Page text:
Of course, there’s also the rise of Wal-Mart Stores, Inc. (WMT) and discount shopping for everything else. Huge stores like WMT dominate retailing and have been able to lower prices on any number of goods for shoppers which allows consumers to not only buy goods on the cheap, but also get just about anything they need in one spot. I say that not just as a shareholder, but as a grateful customer. I’m certainly glad I wasn’t forced to go from store to store in the ’70s or ’80s and then also pay whatever was being asked without having a clear sense of value. Now it’s easy to grab what you need, scan for the same stuff online, and get a price match right inside of a Walmart.
Almost everything in our lives can be had extremely cheap nowadays. I spend $25 on my mobile phone. That was practically impossible just 10 years ago. Want to live in a mansion? That’ll cost you. But if you want to reach financial independence at a young age, housing can also be had for fairly cheap. Again, scanning my local craigslist pulls up a $495 one-bedroom duplex apartment a bit south of where I currently live. And this is in a veritable paradise where it’s routinely in the 70s in the wintertime and there’s no state income taxes! Furthermore, that’s if you have to live by yourself. If you’re willing to take on roommates, housing can be had for practically free.
It goes on and on, but it’s not difficult to live extremely cheaply if you really want to. And it appears to me that it’s never been easier to do so, no matter what the media will try to convince you of. Housing, transportation, and food can all be had for very little money. And these are typically the three categoriesthat most people spend most of their money on.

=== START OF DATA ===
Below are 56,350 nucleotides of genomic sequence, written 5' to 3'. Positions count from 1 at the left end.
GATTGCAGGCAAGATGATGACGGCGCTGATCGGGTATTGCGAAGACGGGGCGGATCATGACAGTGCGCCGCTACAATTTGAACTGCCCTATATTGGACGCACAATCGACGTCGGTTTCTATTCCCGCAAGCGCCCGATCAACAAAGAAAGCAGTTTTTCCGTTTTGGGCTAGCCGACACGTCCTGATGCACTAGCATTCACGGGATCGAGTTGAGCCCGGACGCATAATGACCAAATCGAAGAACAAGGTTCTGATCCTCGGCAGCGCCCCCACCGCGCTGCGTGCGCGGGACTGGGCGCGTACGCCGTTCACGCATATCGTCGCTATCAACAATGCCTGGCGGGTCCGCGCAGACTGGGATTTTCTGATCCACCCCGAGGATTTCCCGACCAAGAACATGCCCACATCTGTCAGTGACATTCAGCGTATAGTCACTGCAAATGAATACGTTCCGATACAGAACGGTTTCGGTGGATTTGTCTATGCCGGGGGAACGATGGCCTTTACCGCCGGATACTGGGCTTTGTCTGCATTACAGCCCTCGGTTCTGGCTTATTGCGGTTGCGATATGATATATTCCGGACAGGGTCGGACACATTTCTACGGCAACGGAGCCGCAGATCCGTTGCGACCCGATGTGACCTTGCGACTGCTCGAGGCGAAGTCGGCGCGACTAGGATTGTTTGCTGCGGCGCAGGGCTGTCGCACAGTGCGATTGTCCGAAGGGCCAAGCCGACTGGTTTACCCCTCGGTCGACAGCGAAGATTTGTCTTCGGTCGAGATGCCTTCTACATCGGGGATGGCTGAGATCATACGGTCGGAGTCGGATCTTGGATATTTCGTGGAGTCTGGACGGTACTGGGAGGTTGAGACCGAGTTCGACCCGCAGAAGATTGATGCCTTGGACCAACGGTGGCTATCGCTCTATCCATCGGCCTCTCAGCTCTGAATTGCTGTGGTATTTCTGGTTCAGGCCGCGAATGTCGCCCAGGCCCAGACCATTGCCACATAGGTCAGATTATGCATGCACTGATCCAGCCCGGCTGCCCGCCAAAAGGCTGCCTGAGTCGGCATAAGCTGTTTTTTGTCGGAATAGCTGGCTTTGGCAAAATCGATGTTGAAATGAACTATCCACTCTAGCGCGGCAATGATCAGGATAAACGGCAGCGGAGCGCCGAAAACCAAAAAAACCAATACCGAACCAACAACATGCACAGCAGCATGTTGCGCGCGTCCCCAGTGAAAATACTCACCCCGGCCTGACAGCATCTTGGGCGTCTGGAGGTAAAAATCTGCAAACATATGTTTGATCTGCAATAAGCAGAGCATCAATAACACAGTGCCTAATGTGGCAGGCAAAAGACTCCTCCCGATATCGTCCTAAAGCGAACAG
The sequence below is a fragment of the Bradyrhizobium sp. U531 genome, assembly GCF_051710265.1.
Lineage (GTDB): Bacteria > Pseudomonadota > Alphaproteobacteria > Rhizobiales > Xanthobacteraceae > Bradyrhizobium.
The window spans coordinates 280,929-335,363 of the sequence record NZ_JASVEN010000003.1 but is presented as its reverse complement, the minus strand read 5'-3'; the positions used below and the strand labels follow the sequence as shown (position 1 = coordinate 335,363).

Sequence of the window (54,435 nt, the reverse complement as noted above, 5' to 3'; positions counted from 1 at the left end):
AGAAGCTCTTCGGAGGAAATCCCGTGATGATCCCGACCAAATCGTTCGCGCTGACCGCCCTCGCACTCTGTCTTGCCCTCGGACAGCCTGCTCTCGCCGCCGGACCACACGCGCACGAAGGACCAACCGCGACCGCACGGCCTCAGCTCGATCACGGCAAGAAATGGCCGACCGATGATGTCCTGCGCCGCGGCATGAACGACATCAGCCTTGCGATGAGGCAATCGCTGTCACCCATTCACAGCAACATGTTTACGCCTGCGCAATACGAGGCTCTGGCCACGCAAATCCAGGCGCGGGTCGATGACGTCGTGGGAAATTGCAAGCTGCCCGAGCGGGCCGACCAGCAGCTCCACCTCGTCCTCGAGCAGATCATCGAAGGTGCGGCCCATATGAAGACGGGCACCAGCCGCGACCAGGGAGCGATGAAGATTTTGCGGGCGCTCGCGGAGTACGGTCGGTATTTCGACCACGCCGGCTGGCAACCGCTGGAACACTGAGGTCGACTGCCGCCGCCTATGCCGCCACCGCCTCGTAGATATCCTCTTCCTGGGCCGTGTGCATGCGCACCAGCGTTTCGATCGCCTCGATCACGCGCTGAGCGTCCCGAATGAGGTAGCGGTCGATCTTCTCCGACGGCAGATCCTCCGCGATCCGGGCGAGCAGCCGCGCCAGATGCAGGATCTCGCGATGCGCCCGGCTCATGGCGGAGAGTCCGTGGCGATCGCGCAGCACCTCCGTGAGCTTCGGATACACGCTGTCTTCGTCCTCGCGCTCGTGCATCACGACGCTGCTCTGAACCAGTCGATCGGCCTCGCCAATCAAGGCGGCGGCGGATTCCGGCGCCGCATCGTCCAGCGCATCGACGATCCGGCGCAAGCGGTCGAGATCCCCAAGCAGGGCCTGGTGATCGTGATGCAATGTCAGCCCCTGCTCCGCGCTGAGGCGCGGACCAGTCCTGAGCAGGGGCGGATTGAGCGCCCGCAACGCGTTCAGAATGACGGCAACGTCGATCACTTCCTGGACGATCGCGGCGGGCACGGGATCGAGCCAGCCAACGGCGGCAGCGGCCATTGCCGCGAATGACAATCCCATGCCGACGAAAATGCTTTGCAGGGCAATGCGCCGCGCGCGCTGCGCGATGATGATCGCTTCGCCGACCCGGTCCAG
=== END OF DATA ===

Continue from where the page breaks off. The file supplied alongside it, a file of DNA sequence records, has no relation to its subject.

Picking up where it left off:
We’re in the Golden Age, folks. The community has never been bigger, brighter, or more supportive. There’s like-minded individuals that can be connected with in a real and meaningful way, even if those in our personal life don’t completely “get” what we’re talking about or trying to achieve. That kind of support is invaluable, and it would be a lot more difficult to attain financial independence without it.
And while it might not feel great to cough up a few bucks to buy a couple thousand dollars worth of common stock in a high-quality company, imagine spending five or six times that amount. $7 might be a frozen pizza or so, but $40 or $50 (25 years ago!) is a healthy chunk of change that’s being sucked out of your wallet. It’s never been easier or cheaper to invest, which makes it all the more unbelievable that more people aren’t saving and investing.
Lastly, if you’re looking to live below your means, you couldn’t have picked a better time to be alive. The personal savings rate is a bit above 5% right now, which is just embarrassing when almost everything you need in life can be procured for very little money. The problem is that wants are insatiable, and people have a hard time deciphering between wants and needs. The trick is to remember that we actually need very little. The list fits on the back of a business card. Meanwhile, a billboard isn’t a large enough canvas to list all of our wants.
Take advantage of this opportunity we have. It’s never been easier to attain financial independence than it is right now. All the information you could possibly want is right in front of you. And the costs along the way have never been less. Even better, you don’t have to walk the path alone. I’m right there with you!
Full Disclosure: Long WMT.
What do you think? Are we indeed living in the Golden Age?